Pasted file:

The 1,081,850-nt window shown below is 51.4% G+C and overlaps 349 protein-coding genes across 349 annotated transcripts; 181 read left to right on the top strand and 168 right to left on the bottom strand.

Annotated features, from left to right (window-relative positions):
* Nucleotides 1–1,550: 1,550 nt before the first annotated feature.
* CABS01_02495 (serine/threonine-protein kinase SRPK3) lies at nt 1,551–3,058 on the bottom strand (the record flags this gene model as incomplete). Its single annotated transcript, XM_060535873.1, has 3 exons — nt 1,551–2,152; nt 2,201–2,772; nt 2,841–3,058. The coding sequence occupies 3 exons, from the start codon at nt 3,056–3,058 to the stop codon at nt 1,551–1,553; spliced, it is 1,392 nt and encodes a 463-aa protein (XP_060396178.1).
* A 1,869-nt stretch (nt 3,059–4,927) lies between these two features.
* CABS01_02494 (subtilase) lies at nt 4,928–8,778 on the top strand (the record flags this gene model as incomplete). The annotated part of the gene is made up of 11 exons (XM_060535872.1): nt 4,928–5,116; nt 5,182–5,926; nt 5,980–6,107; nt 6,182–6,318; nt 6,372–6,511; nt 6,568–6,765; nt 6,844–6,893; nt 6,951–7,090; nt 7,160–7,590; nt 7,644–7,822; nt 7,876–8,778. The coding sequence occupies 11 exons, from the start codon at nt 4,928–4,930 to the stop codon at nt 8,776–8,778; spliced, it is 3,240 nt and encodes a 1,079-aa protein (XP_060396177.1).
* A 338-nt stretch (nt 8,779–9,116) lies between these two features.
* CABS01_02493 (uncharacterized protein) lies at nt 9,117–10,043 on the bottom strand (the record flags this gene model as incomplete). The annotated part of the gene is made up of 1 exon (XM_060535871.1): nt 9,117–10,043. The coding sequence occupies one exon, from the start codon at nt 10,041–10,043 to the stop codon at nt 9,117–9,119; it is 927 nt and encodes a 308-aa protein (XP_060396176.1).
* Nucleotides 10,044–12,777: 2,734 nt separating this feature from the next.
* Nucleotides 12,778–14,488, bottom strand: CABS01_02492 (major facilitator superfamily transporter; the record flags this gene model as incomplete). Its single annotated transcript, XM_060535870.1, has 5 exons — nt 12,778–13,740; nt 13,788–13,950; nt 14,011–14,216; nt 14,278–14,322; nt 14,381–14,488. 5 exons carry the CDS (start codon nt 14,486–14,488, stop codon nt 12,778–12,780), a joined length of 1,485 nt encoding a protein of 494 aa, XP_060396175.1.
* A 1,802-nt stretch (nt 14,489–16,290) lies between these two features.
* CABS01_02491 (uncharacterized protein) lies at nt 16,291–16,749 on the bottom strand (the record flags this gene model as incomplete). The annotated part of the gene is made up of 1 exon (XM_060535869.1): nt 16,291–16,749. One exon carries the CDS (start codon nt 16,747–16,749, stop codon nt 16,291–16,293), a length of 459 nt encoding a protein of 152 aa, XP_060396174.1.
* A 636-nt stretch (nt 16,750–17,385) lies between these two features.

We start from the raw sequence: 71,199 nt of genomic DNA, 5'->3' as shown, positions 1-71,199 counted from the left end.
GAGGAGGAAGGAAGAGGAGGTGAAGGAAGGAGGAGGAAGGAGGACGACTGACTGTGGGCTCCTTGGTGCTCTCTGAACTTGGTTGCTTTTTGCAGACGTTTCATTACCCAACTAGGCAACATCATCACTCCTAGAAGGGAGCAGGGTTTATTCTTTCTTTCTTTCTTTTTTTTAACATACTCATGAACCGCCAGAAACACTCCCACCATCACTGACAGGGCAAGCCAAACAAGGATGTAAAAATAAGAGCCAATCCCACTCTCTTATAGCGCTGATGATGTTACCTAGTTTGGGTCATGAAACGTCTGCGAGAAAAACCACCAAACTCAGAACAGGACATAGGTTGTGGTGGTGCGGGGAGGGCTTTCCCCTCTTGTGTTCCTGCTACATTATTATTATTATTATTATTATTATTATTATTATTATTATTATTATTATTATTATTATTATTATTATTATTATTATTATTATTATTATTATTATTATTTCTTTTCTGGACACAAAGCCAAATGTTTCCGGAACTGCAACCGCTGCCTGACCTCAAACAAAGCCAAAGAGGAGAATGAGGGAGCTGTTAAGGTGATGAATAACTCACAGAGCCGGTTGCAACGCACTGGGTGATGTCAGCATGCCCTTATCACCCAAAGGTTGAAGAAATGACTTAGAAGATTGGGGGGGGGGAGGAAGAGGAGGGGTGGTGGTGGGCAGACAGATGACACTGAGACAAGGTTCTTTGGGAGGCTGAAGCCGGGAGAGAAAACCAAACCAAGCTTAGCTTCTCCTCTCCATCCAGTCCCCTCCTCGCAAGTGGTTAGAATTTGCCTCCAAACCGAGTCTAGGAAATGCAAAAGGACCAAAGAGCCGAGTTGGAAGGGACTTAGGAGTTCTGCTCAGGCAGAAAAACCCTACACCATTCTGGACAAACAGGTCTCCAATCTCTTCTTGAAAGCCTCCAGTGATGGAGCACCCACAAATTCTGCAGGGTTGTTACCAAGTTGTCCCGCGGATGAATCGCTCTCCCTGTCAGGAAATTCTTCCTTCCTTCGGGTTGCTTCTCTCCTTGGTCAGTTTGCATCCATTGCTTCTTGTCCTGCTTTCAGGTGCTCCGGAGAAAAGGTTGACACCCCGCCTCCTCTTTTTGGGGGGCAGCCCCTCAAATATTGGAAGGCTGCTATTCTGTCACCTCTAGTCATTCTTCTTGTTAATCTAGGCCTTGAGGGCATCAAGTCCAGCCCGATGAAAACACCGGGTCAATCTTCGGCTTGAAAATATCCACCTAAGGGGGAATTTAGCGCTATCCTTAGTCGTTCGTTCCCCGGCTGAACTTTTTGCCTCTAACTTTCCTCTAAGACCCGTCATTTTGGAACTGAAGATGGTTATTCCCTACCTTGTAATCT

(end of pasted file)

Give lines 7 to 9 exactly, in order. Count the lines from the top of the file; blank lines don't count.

* A 338-nt stretch (nt 8,779–9,116) lies between these two features.
* CABS01_02493 (uncharacterized protein) lies at nt 9,117–10,043 on the bottom strand (the record flags this gene model as incomplete). The annotated part of the gene is made up of 1 exon (XM_060535871.1): nt 9,117–10,043. The coding sequence occupies one exon, from the start codon at nt 10,041–10,043 to the stop codon at nt 9,117–9,119; it is 927 nt and encodes a 308-aa protein (XP_060396176.1).
* Nucleotides 10,044–12,777: 2,734 nt separating this feature from the next.